John Venning to William Hone, 8 June, 1806

[1780-1818] - [1818-1824] - [1825-1832] - [1832-1842] - Hone Correspondence

John Venning to William Hone, 8 June, 1806. 1-TEI-

8th June, 1806.

You sent Charles2 a small political work written by a friend of yours, and a copy of the Resolutions of the Society 'For the Gradual Abolition of the Poor's Rate' with your name subscribed as Secretary.3 By having read and heard more of the plan of this Institution from Mr. Bone's publication, I have conceived the highest opinion of the system and think that it does credit to those who are now labouring to do away [with] the corrupted establishments and inefficient measures which have for such a length of time been borne for the maintenance and keep of the poor in this country; yet I am persuaded that old prejudices are difficult to be done away. But, my good fellow, I do not prejudice your endeavours; my only anxiety is that as you have a wife and family to support and a reputation of talent and industry to sustain, they may perhaps suffer by your attention to this institution whilst other opportunities of improving your fortune may slip from under you, and you at length fall into a distressed and impoverished state of living.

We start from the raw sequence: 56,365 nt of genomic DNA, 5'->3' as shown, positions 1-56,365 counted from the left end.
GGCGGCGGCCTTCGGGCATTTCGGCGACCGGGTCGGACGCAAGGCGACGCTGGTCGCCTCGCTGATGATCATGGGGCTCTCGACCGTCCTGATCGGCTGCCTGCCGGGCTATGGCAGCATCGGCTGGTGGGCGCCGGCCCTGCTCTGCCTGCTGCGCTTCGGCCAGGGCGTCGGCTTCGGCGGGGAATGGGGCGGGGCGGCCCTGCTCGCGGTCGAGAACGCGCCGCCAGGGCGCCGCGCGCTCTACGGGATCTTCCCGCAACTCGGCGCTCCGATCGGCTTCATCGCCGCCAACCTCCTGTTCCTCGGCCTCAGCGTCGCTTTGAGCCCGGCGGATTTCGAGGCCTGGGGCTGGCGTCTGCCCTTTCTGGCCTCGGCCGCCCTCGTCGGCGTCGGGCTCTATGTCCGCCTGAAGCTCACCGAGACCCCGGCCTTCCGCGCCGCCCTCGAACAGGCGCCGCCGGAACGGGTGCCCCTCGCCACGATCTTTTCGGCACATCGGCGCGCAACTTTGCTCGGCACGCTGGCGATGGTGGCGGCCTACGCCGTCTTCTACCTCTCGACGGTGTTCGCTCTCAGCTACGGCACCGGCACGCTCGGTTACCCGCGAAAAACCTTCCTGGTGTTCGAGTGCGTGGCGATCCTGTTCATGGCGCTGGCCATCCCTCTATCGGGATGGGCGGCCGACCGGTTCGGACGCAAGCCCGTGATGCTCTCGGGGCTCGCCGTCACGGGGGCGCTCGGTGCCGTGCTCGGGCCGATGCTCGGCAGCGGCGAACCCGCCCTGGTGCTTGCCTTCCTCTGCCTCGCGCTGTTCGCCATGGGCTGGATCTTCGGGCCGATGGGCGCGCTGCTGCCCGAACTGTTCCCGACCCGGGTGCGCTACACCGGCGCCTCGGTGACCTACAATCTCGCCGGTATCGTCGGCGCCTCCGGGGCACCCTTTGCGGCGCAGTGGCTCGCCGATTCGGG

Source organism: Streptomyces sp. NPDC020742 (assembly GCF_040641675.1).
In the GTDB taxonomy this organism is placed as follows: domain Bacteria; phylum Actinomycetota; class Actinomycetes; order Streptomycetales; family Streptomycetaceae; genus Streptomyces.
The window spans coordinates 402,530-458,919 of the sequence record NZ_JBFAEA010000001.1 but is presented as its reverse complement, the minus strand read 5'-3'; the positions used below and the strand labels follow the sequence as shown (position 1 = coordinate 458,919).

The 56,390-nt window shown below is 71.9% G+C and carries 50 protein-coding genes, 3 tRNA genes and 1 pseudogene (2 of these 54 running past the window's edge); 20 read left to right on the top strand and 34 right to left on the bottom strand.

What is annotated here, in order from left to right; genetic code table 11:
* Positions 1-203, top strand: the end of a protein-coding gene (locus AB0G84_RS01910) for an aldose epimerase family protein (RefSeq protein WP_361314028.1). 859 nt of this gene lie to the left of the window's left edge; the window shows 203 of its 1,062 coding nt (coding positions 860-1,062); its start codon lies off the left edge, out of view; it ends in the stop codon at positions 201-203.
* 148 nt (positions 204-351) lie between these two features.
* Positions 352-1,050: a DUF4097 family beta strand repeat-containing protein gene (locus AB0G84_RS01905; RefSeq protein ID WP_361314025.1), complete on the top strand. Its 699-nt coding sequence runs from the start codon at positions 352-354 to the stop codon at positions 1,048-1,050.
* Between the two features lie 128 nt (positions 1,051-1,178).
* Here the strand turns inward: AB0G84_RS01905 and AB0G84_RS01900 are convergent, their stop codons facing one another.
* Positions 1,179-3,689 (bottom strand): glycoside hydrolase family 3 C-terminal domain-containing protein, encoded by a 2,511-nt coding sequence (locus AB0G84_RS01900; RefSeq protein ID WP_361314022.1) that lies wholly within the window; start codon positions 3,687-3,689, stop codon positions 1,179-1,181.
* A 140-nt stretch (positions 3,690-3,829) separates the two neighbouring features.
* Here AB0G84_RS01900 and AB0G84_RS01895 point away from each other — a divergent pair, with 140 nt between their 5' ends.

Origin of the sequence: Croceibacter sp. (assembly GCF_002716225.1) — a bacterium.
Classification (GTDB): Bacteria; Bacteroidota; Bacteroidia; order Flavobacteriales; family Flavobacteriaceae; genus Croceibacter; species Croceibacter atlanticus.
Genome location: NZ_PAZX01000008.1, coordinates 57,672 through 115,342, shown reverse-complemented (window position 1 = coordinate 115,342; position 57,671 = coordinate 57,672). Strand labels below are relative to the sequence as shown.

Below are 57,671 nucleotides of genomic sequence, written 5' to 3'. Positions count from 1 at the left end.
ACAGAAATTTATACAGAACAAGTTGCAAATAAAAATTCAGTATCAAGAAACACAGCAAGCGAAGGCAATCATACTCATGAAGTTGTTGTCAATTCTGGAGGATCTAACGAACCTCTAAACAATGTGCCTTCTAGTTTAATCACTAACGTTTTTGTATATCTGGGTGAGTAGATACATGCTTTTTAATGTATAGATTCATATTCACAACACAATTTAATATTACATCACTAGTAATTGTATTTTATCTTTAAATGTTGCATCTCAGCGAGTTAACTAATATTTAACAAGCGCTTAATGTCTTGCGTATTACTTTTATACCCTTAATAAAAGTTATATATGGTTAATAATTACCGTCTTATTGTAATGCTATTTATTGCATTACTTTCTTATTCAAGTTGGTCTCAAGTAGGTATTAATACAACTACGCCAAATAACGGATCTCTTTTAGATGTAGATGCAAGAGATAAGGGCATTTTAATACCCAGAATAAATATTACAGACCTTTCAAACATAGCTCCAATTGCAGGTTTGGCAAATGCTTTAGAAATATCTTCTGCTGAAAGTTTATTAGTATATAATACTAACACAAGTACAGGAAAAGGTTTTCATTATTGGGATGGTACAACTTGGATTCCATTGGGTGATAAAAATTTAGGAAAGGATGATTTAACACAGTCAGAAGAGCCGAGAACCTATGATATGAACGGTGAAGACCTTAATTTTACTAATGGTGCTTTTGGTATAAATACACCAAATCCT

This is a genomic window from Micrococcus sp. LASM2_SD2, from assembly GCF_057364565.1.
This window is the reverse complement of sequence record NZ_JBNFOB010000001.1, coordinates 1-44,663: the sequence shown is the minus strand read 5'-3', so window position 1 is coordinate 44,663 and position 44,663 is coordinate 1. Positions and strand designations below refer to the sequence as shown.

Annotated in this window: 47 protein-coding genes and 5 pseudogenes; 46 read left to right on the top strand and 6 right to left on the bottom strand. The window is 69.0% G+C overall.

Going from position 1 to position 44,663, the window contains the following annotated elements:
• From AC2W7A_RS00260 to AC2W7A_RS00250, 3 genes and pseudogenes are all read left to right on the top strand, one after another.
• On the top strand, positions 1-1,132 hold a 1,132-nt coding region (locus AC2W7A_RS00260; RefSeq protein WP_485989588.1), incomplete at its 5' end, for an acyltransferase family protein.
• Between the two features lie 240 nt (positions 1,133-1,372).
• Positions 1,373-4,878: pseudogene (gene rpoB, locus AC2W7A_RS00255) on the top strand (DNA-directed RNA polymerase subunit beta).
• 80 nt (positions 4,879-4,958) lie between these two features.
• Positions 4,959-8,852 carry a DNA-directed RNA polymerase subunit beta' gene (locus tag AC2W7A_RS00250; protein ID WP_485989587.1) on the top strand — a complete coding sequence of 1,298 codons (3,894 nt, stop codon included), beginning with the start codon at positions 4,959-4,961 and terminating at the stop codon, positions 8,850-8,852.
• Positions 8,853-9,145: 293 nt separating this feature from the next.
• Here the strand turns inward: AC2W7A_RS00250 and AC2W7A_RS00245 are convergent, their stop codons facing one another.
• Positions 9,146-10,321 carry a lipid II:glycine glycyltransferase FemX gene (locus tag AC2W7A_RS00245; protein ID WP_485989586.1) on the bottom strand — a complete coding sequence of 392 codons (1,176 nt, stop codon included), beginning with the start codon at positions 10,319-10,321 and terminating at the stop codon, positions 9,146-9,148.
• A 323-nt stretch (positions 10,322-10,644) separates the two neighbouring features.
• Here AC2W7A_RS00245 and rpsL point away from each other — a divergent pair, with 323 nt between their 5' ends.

Yours most sincerely,
Hackwood, p. 76; (location of original unknown). [return]
Likely Charles Few, who, like Venning, was an acquaintance from Chatham. [return]
Venning likely refers to the The Rules and Regulations of an Institution Called Tranquillity which was the founding document for the Tranquillity scheme established by Hone and John Bone in 1806-07. [return]
John Venning. Date: 2012-03-19